Armed Forces Day and other military events in the community

Since 2009 Armed Forces Day celebrations have taken place in June across the UK. Each year a different city hosts the national event. Local authorities play a primary role in organising and funding these events. Schools and community organisations are encouraged to take part.

Outreach events are one part of a concerted effort to build public support for the military. The civil-military partnerships created under the Armed Forces Covenant are another. Many public authorities and organisations have now pledged to encourage public support of the military.

Recruitment stalls with military vehicles or weapons are common in local public spaces. Major events such as the 2012 Olympics and too-level football matches increasingly have an armed forces presence.

Why is this a problem?

While the military have become more visible through events such as Armed Forces Day, other recent developments are harder to see. Through armed forces partnerships with public authorities, business and other organisations, support for the military is becoming further embedded into wider society.

Local authorities support Armed Forces Day, and other events such as Reserves Day and recruitment displays, to fulfil their commitments under the Armed Forces Community Covenant. Many businesses, charities and community organisations have pledged support through the Armed Forces Corporate Covenant. While the stated aim of the Covenant is to remove disadvantage for serving members of the armed forces in accessing services, and to facilitate employees to be reservists, the Covenants also promote the military as an institution and as a career option.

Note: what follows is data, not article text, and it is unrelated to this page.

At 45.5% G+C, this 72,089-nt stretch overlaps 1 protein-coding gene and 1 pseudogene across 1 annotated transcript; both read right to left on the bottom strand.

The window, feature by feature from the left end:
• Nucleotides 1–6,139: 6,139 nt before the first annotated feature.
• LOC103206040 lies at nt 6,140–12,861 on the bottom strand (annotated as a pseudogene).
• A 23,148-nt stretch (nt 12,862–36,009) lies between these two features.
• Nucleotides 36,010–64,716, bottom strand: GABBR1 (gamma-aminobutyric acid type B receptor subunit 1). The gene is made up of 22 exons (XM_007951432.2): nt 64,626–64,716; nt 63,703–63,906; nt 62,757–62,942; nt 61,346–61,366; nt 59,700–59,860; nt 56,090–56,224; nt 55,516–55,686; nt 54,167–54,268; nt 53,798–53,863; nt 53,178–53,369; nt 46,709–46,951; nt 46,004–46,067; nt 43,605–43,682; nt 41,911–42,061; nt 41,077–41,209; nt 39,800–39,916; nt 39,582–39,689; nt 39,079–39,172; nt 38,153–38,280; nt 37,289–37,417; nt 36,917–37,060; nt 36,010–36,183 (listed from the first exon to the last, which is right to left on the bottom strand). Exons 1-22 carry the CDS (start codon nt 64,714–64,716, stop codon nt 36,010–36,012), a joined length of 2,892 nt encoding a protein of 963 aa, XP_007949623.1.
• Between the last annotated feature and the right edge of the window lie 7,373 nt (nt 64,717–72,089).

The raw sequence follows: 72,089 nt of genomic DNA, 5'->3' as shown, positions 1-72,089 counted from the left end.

As military action has become more controversial and recruits numbers have fallen, the armed forces have had to reach further into civil society to maintain public support.

Outreach events display an uncritical acceptance of military approaches and portray war-making as entertainment. Many Armed Forces Day events are marketed as ‘family fun’, without acknowledging the negative consequences of war. Public displays of weapons and military vehicles are used to promote the armed forces as a career to children.

Schools are encouraged to show support on Armed Forces Day by using assembly and curriculum resources which portray a sanitised image of military activities. Their promotional emphasis does not facilitate critical thinking among young people.

Answering questions

What is wrong with showing support for men and women in the armed forces?
Events such as Armed Forces Day aim to create public support for the military as an institution as well as recognising the service of those in the armed forces. Celebrating the military risks promoting an uncritical acceptance of its approaches at the expense of security approaches that aim to build long-term peace.

Why shouldn’t the council support these military events?
Local councils and other public bodies should not be obliged to create support for the military. These councils risk alienating parts of the local community by aligning themselves with the armed forces in a celebratory way. One part of the community is celebrated while services to others are cut and other public services are not given the same level of public recognition. Local councils should not be facilitating the unrealistic and sanitised view of military life portrayed in armed forces marketing.